Why is this analysis meaningful? I forget; please discuss amongst yourselves.


Contemporary Fictional Surrealism

I’m not sure how many of the 21 stories in the current issue of Gone Lawn  — stories I explored briefly in my last post — can be categorized as surrealist, or dadaist, or absurdist. My sense was that most of them manifest one or more facets of what I think of as surrealism. What are those facets; how many facets does each story manifest? I could build an algorithm and run it on each of these stories separately; I could compute an aggregate Surrealty Score to the stories collectively. I was going to say “I could, but I won’t,” but I won’t. I might go ahead and generate the algorithm, run each story through it, compute a score for each and for all. The exercise would keep me focused, grounded in actually existing fictions rather than abstracting to fiction generally or contracting into my own fictions — the ones I’ve written or might write in the future.

What variables could be incorporated into the Surrealty calculator? Plenty of surrealist manifestos were written nearly a hundred years ago, but their authors were attempting to dictate what should happen, not to document what had already happened. Besides, I’m not sure whether contemporary fiction writers consciously regard themselves as surrealists, either through exercise of an idiosyncratic aesthetic or through participation in a more widespread movement.

In August 2017 the Washington Post published an article by Elizabeth Bruenig called “Why is millennial humor so weird?” I don’t have access to WaPo online, so I’m reading the article on my wife’s mobile device. I won’t put up a link, but I will excerpt freely. Bruenig regards contemporary surrealism as a kind of affect-laden subjective orientation to the world, an orientation that seems widespread:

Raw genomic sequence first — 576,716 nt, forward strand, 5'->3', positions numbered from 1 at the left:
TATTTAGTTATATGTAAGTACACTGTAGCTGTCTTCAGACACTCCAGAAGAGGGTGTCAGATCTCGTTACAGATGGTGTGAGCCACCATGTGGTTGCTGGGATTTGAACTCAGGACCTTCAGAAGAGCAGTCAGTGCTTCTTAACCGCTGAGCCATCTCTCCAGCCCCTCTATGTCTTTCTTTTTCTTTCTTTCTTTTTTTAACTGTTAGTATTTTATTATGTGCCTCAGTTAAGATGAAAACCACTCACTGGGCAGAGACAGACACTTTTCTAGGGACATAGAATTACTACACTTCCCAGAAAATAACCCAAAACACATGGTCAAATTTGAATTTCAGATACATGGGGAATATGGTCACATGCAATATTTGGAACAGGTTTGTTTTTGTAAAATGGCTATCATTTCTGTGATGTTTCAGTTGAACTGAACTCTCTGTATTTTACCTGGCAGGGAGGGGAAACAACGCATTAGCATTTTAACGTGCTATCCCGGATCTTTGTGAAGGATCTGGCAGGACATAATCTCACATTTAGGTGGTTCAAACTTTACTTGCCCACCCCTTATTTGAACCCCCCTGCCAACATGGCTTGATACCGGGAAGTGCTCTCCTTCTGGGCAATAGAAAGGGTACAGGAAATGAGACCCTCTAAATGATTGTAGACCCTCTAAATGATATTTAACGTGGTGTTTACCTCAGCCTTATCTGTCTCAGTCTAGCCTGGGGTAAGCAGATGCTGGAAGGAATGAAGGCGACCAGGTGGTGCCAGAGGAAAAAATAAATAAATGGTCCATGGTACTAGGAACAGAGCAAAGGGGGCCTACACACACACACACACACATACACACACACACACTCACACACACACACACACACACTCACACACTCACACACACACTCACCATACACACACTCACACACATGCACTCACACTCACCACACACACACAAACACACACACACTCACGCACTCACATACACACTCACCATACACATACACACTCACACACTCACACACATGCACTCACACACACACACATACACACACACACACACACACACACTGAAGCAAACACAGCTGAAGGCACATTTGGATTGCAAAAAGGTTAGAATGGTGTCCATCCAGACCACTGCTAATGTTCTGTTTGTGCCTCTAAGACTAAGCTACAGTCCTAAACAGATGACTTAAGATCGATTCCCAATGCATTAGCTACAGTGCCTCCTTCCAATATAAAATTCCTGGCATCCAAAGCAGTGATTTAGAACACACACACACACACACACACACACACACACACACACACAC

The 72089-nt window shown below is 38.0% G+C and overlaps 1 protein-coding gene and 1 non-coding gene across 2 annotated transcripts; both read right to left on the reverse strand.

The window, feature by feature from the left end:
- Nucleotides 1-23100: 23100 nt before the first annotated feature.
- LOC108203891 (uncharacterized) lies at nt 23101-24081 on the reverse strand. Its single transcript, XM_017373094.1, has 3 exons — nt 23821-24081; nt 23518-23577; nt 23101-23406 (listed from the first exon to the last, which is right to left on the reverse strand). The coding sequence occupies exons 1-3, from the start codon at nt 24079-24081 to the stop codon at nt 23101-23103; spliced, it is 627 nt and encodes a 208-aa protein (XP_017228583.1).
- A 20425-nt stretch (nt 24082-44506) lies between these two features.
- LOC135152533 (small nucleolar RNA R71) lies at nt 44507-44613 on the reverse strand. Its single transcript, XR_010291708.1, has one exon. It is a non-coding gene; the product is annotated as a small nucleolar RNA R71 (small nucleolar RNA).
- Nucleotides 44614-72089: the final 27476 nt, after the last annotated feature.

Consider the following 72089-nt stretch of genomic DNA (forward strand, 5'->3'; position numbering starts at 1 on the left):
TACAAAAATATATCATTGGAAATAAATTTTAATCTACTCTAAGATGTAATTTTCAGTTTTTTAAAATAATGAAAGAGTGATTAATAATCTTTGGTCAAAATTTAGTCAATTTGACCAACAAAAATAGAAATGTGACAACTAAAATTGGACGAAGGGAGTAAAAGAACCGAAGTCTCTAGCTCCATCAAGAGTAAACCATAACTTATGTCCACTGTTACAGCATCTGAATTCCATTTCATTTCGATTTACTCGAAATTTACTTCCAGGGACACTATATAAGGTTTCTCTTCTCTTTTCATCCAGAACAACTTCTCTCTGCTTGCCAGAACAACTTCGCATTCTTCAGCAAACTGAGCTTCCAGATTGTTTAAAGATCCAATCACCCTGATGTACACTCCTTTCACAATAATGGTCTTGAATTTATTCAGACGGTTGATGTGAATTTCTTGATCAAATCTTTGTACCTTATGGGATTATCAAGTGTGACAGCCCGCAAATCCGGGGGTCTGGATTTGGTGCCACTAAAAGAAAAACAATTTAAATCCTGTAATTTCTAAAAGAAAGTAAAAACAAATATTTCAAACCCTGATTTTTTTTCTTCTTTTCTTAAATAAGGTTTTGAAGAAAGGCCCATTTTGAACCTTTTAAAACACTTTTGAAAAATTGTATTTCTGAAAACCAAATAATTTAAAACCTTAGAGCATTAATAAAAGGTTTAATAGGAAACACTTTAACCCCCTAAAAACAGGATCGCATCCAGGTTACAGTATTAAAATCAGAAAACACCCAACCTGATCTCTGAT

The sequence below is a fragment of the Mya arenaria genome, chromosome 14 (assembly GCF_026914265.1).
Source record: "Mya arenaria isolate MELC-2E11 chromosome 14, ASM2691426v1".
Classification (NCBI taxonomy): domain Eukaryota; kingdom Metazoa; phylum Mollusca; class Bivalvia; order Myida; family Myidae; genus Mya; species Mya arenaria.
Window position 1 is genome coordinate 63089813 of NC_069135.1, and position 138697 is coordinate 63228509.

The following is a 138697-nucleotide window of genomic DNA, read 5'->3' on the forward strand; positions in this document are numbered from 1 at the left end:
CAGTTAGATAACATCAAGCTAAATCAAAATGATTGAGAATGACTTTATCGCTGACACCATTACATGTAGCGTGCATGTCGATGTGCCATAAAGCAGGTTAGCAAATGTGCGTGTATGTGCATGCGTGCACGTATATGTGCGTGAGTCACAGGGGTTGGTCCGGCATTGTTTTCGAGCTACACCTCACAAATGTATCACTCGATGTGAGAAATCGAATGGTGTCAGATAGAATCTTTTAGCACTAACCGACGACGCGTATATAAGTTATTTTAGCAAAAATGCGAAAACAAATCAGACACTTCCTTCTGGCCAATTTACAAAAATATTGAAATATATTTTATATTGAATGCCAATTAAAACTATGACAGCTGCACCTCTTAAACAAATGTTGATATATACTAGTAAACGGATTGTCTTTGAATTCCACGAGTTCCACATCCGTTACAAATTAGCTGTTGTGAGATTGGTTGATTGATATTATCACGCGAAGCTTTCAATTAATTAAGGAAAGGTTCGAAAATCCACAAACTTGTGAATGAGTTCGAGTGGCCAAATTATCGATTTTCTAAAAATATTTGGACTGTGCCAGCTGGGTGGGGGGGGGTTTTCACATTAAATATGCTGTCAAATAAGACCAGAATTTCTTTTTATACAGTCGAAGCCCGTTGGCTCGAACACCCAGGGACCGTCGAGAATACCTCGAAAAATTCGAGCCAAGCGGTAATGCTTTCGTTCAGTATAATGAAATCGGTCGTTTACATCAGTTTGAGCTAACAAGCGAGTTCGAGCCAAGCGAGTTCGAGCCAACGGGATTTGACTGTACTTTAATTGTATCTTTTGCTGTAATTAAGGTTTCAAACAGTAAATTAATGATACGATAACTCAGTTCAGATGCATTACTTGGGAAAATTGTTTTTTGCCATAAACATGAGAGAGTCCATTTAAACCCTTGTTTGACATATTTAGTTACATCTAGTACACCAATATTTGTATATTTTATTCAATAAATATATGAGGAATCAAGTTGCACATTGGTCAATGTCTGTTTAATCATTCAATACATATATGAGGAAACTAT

I am not a nihilist, but a mood of grim, jolly absurdism comes over me often, as it seems to come over many of my young peers. To visit millennial comedy, advertising and memes is to spend time in a dream world where ideas twist and suddenly vanish; where loops of self-referential quips warp and distort with each iteration, tweaked by another user embellishing on someone else’s joke, until nothing coherent is left… In this weird world of the surreal and bizarre, horror mingles with humor, and young people have space to play with emotions that seem more and more to proceed from ordinary life — the creeping suspicion that the world just doesn’t make sense.

“Grim, jolly absurdism.” Is that three variables, or one? Arguably all humor has a dark side: funny and cruel, funny and sad, funny and humiliating. There is a butt to the joke, even if it’s the jokester. But “grim” seems less interpersonal — a mood that’s more austere, serious, veering toward depressive. And “jolly” is a good-natured kind of funny; not laughing at or even laughing with, jolliness is more of like a personality trait, an open happy orientation to the world and its occupants.

It might be a mistake to characterize both “grim” and “jolly” as subjective states. The world can be grim — or, perhaps more accurately, the world can “afford” grimness, can create situations that provoke a grim mood in those who participate or witness such situations. The world can also afford jolliness, can generate situations that prompt amusement, even ebullience. Grimness and jolliness aren’t just emotions, nor are they objective features of the world; they’re ecological, generated in the interactions between people and the world they occupy. Heidegger regarded being in a mood as being attuned to the world, as being-there.